An Author Interview from Books At a Glance
Just what is it the pastor is supposed to be doing? What ought to be his goals? I’m Fred Zaspel, editor here at Books At a Glance, and we’re talking today to Paul Tautges about his new book from Shepherd Press, Discipling the Flock: A Call to Faithful Shepherding.
Paul, welcome, and congratulations on your new book!
Thanks, Fred. I appreciate being on Books At a Glance again.
Tell us first what your book is all about. What is the contribution you are hoping to make?
The book is about the need to balance the public ministry of the Word to the gathered church, with the personal ministry of the word to individual sheep.
My hope is that God will use this little book to nudge pastors and elders back to the immeasurable privilege and indispensable task of shepherding the flock of God by means of teaching the Word of God and caring for the souls of men and women.
I’d like you to address the specifics of chapter 2 in a minute, but first, give us a broad overview of what “faithful shepherding” is. What is it you are after?
According to 1 Peter 5:2, the main function of pastors and elders is to care for the flock of God: “shepherd the flock of God among you, exercising oversight.” Addressing the Ephesian elders, Paul says essentially the same thing when he exhorts them to be “on guard for yourselves and for all the flock.” Faithful shepherding consists of caring for the overall spiritual well-being of God’s sheep, which requires feeding them the Word of God, leading them by example, and protecting them from spiritual hazards.
A faithful shepherd is committed to leading God’s sheep toward maturity in Christ. This means we view our divine assignment under the umbrella of the Great Commission to make faithful disciples of Christ. This is a stewardship which requires intensive labor. This is modeled by the apostle in his words to the Colossians,
We proclaim Him, admonishing every man and teaching every man with all wisdom, so that we may present every man complete in Christ. For this purpose also I labor, striving according to His power, which mightily works within me.
Okay, tell us briefly about the particulars you address in chapter 2. First, what is “responsible” shepherding?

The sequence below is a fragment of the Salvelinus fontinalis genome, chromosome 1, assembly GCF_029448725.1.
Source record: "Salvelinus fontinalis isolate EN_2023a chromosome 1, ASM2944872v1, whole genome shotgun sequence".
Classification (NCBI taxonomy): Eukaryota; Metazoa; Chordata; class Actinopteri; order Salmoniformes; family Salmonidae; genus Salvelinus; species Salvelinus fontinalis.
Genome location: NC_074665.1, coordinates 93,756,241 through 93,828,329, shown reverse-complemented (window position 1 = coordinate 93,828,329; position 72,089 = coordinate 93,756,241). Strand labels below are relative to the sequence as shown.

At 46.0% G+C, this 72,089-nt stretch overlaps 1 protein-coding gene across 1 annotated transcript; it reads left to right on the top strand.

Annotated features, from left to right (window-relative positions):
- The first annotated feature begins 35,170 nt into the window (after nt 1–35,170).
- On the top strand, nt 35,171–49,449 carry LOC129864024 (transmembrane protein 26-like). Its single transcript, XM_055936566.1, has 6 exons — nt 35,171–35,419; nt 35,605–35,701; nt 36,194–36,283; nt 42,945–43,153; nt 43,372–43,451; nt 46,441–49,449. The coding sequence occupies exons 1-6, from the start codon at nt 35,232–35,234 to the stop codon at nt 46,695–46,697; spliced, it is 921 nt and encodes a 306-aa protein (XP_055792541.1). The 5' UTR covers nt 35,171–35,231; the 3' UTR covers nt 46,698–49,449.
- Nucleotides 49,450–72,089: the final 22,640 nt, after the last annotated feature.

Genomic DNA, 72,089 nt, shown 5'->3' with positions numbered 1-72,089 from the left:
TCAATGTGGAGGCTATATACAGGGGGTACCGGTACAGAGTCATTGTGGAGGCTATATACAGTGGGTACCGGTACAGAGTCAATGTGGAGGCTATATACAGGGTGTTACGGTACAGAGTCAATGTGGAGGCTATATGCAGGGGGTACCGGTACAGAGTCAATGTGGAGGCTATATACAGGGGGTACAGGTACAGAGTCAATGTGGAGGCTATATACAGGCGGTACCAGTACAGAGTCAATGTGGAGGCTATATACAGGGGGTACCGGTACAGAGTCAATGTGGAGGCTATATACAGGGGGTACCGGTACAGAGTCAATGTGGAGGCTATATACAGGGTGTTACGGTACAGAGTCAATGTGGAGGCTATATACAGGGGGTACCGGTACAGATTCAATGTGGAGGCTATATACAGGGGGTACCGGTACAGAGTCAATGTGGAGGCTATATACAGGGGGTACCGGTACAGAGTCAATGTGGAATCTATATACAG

By “responsible” shepherding, I mean we view ministry as a stewardship and ourselves as undershepherds of God’s flock. We need to serve with the constant awareness that one day we will give an account to the Chief Shepherd. Therefore, we must seek to first please Him.
This is important for us to realize since success, in modern day ministry, is typically measured in superficial ways. The realization that we are merely stewards of God propels us toward faithfulness, which is ultimately the issue at the Judgment Seat of Christ.
What is “servant-like” shepherding?
Paul says his stewardship from God was for the benefit of believers. He was clearly saying, “My ministry is for you, not for me.” The posture of his ministry was that of Jesus, who picked up the pitcher and towel to wash the filthy feet of His disciples.
Even when Paul faced intense conflict from false brethren in Corinth—and he was forced to defend his ministry—he made it abundantly clear that gospel ministry is a matter of sincere service to God. It is not for personal profit.
What is “word-saturated” shepherding?
Like Paul, the calling of a shepherd is to fully carry out the preaching of the Word of God. Therefore, our ministry should be characterized by confidence in the power of the Holy Spirit through the written Word to accomplish both salvation and sanctification. The heart of our stewardship is the Word. We must faithfully preach and teach “the mystery that was once hidden,” which is Christ in you, the hope of glory. We cannot lift up the Living Word if we are not faithful to minister the written Word to the minds and hearts of God’s sheep.
We must keep the Word of God central to disciple-making. The Word is what the Spirit uses to generate saving faith. It is the Word that He also uses to renew the minds and transform the lives of believers.
What is “Christ-centered” shepherding?
“We proclaim Christ” was Paul’s 3-word philosophy of ministry. His habit was to announce Christ as the solution to every sin struggle. He always used the written Word to draw attention back to the Living Word—Jesus Christ.